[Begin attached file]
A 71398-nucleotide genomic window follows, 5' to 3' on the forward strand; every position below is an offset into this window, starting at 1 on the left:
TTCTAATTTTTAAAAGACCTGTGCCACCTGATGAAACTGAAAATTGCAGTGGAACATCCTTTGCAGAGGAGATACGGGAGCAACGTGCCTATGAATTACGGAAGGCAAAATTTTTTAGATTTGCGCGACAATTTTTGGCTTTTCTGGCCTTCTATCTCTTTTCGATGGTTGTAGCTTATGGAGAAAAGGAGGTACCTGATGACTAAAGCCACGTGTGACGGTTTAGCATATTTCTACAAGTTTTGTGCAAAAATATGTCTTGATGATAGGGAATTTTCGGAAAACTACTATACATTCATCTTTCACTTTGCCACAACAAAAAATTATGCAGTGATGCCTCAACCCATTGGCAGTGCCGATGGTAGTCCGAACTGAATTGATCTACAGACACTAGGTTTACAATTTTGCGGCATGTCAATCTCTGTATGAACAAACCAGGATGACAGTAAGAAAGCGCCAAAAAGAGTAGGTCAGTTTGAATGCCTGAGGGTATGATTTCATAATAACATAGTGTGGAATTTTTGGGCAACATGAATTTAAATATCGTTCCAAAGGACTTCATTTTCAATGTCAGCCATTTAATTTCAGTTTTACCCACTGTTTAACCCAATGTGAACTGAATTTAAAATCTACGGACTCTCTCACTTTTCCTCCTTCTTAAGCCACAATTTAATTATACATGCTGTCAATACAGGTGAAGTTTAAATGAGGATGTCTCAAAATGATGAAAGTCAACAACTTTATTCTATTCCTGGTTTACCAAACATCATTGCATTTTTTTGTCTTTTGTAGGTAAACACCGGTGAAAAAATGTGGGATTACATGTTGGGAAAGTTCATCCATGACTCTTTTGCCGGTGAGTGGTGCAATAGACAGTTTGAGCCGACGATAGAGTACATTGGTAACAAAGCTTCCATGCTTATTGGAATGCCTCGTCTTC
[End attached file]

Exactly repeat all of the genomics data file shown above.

A 71398-nucleotide genomic window follows, 5' to 3' on the forward strand; every position below is an offset into this window, starting at 1 on the left:
TTCTAATTTTTAAAAGACCTGTGCCACCTGATGAAACTGAAAATTGCAGTGGAACATCCTTTGCAGAGGAGATACGGGAGCAACGTGCCTATGAATTACGGAAGGCAAAATTTTTTAGATTTGCGCGACAATTTTTGGCTTTTCTGGCCTTCTATCTCTTTTCGATGGTTGTAGCTTATGGAGAAAAGGAGGTACCTGATGACTAAAGCCACGTGTGACGGTTTAGCATATTTCTACAAGTTTTGTGCAAAAATATGTCTTGATGATAGGGAATTTTCGGAAAACTACTATACATTCATCTTTCACTTTGCCACAACAAAAAATTATGCAGTGATGCCTCAACCCATTGGCAGTGCCGATGGTAGTCCGAACTGAATTGATCTACAGACACTAGGTTTACAATTTTGCGGCATGTCAATCTCTGTATGAACAAACCAGGATGACAGTAAGAAAGCGCCAAAAAGAGTAGGTCAGTTTGAATGCCTGAGGGTATGATTTCATAATAACATAGTGTGGAATTTTTGGGCAACATGAATTTAAATATCGTTCCAAAGGACTTCATTTTCAATGTCAGCCATTTAATTTCAGTTTTACCCACTGTTTAACCCAATGTGAACTGAATTTAAAATCTACGGACTCTCTCACTTTTCCTCCTTCTTAAGCCACAATTTAATTATACATGCTGTCAATACAGGTGAAGTTTAAATGAGGATGTCTCAAAATGATGAAAGTCAACAACTTTATTCTATTCCTGGTTTACCAAACATCATTGCATTTTTTTGTCTTTTGTAGGTAAACACCGGTGAAAAAATGTGGGATTACATGTTGGGAAAGTTCATCCATGACTCTTTTGCCGGTGAGTGGTGCAATAGACAGTTTGAGCCGACGATAGAGTACATTGGTAACAAAGCTTCCATGCTTATTGGAATGCCTCGTCTTC